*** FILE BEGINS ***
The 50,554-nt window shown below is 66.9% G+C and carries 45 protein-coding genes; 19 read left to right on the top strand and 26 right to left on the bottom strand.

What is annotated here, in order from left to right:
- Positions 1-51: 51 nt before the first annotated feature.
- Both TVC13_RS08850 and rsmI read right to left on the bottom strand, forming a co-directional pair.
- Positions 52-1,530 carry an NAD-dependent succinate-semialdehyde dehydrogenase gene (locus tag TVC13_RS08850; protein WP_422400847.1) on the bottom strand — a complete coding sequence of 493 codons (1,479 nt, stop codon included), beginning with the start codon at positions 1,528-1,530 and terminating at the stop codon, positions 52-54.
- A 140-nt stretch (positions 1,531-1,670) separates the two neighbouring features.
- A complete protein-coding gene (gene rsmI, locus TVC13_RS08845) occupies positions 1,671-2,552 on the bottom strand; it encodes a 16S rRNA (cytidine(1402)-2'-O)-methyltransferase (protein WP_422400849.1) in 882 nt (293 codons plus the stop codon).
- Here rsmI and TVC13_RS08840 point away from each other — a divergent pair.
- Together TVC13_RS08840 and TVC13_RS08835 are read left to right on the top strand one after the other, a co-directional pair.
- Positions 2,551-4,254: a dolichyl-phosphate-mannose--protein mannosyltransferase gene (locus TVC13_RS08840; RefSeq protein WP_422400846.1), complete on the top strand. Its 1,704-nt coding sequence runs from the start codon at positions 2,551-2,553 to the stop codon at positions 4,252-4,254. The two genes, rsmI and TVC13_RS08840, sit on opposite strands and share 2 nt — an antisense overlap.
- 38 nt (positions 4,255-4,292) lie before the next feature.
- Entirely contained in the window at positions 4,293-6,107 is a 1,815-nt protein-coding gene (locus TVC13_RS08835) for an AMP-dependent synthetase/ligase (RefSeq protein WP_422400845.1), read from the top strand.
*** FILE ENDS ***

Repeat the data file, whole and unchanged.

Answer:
The 50,554-nt window shown below is 66.9% G+C and carries 45 protein-coding genes; 19 read left to right on the top strand and 26 right to left on the bottom strand.

What is annotated here, in order from left to right:
- Positions 1-51: 51 nt before the first annotated feature.
- Both TVC13_RS08850 and rsmI read right to left on the bottom strand, forming a co-directional pair.
- Positions 52-1,530 carry an NAD-dependent succinate-semialdehyde dehydrogenase gene (locus tag TVC13_RS08850; protein WP_422400847.1) on the bottom strand — a complete coding sequence of 493 codons (1,479 nt, stop codon included), beginning with the start codon at positions 1,528-1,530 and terminating at the stop codon, positions 52-54.
- A 140-nt stretch (positions 1,531-1,670) separates the two neighbouring features.
- A complete protein-coding gene (gene rsmI, locus TVC13_RS08845) occupies positions 1,671-2,552 on the bottom strand; it encodes a 16S rRNA (cytidine(1402)-2'-O)-methyltransferase (protein WP_422400849.1) in 882 nt (293 codons plus the stop codon).
- Here rsmI and TVC13_RS08840 point away from each other — a divergent pair.
- Together TVC13_RS08840 and TVC13_RS08835 are read left to right on the top strand one after the other, a co-directional pair.
- Positions 2,551-4,254: a dolichyl-phosphate-mannose--protein mannosyltransferase gene (locus TVC13_RS08840; RefSeq protein WP_422400846.1), complete on the top strand. Its 1,704-nt coding sequence runs from the start codon at positions 2,551-2,553 to the stop codon at positions 4,252-4,254. The two genes, rsmI and TVC13_RS08840, sit on opposite strands and share 2 nt — an antisense overlap.
- 38 nt (positions 4,255-4,292) lie before the next feature.
- Entirely contained in the window at positions 4,293-6,107 is a 1,815-nt protein-coding gene (locus TVC13_RS08835) for an AMP-dependent synthetase/ligase (RefSeq protein WP_422400845.1), read from the top strand.